Knowling's resignation, effective immediately, comes just weeks after Covad reported a wider-than-expected third-quarter loss.
The company's recent troubles are just a part of the overall telecommunications market downturn affecting investor confidence. The downdraft has begun to hit some equipment makers and has even reached as high as communications giants AT&T and WorldCom, which are planning significant changes to their business structure and strategies as a result of tepid enthusiasm from Wall Street.
Covad is building a nationwide network of high-speed, or "broadband," Internet connections for businesses and consumers. These digital subscriber lines (DSL) are several times faster than dial-up modems and allow customers to talk on the phone and surf the Web simultaneously.
Analysts expect the DSL and broader high-speed Net access markets to explode in growth over the next several years. But the process of upgrading the networks and installing the services for customers is arduous, and thus far, many of the smaller providers have been slow to launch service.
"Everything we do is new," Knowling said in a recent interview. "We're inventing everything from (the ground up), and when you don't control a critical factor of production, meaning you have to rely upon phone companies...it's a very, very cumbersome process, and it really does take a lot of brute force."
Knowling has described his tenure at Covad as "the hardest job I've ever had in my life."
A champion of the broadband market, Knowling leads a federal task force on delivering high-speed Net access to minorities and rural locations and is one of the most prominent African-American CEOs in Silicon Valley. He was also a guest of President Clinton during the annual State of the Union address last January, sitting next to the first lady.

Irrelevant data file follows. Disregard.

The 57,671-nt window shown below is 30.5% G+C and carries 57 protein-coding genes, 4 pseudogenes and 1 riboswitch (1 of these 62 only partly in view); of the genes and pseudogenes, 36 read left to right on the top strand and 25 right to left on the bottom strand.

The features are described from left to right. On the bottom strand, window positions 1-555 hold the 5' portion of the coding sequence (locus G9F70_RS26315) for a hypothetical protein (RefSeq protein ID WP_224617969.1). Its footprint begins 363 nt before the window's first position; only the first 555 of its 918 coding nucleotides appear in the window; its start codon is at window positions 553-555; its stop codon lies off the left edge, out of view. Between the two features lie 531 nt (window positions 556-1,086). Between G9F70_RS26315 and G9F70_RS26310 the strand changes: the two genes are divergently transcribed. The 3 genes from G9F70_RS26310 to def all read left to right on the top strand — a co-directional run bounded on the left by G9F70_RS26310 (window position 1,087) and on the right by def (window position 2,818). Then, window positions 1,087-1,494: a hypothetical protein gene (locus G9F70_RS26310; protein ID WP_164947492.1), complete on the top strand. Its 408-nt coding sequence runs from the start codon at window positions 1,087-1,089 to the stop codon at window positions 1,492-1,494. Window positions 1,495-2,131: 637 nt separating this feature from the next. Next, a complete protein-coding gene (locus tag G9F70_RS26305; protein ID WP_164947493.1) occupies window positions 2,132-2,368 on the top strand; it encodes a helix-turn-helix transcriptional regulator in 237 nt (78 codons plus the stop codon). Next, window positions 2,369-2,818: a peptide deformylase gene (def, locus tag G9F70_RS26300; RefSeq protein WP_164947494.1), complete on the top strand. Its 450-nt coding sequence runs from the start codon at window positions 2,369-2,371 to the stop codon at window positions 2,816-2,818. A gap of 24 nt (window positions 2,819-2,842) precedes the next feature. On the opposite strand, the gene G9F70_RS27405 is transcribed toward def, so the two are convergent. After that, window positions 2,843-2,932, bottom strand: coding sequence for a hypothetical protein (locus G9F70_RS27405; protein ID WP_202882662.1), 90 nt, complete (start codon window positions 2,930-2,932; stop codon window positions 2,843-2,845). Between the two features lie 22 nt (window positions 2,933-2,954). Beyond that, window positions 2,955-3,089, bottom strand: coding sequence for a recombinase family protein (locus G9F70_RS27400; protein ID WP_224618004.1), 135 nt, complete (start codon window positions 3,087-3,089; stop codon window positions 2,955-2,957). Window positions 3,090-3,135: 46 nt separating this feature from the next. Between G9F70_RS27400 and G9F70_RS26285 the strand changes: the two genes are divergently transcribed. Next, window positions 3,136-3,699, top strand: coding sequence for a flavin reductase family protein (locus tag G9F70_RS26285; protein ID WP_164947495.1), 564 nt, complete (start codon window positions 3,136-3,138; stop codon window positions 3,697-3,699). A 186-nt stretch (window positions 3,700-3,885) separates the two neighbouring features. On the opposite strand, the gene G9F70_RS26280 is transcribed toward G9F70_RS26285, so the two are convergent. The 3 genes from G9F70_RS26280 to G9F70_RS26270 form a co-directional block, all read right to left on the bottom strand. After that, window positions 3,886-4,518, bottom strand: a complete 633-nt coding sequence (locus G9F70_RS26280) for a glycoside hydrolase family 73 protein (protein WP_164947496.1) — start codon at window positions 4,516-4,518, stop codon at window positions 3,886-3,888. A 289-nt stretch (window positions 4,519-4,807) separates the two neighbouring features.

Despite his track record, Knowling's departure, just the latest in the communications industry, provides a harsh reminder of the severity of the troubles facing the sector.
Several other top communications executives have announced resignations or been ousted in recent months, including Lucent Technologies CEO Rich McGinn, Excite@Home chief executive George Bell and several top executives at ICG Communications, among many others.
With this year's stock market downturn came a shortage of capital funding for many newer and smaller communications providers, known as competitive local exchange carriers (CLECs). The resulting shakeout has produced sub-par financial results, executive changes, bankruptcy filings, profit warnings and other serious setbacks.
"With the capital markets tightening up, people are paying more attention to profits," Guglielmo said.
Although the communications sector was initially resistant to the stock market slowdown earlier this year--continuing to boast strong optical equipment IPOs, for example--the downturn has caught up with communications companies, analysts said.
"It's natural that there would be some repercussions on service providers and, in turn, equipment vendors, as some of their customers and Internet companies cut back or go out of business," said Lisa Pierce, a vice president and telecommunications research leader and vice president at Giga Information Group, a market research firm.
Analysts believe the situation is more pressing for smaller communications providers, which don't have the same deep pockets as their larger brethren.
"Part of it is that there are too many providers out there," Pierce said. "It may be exacerbated right now by the dampening economy, but we expect to see more CLEC consolidation for the next 18 months."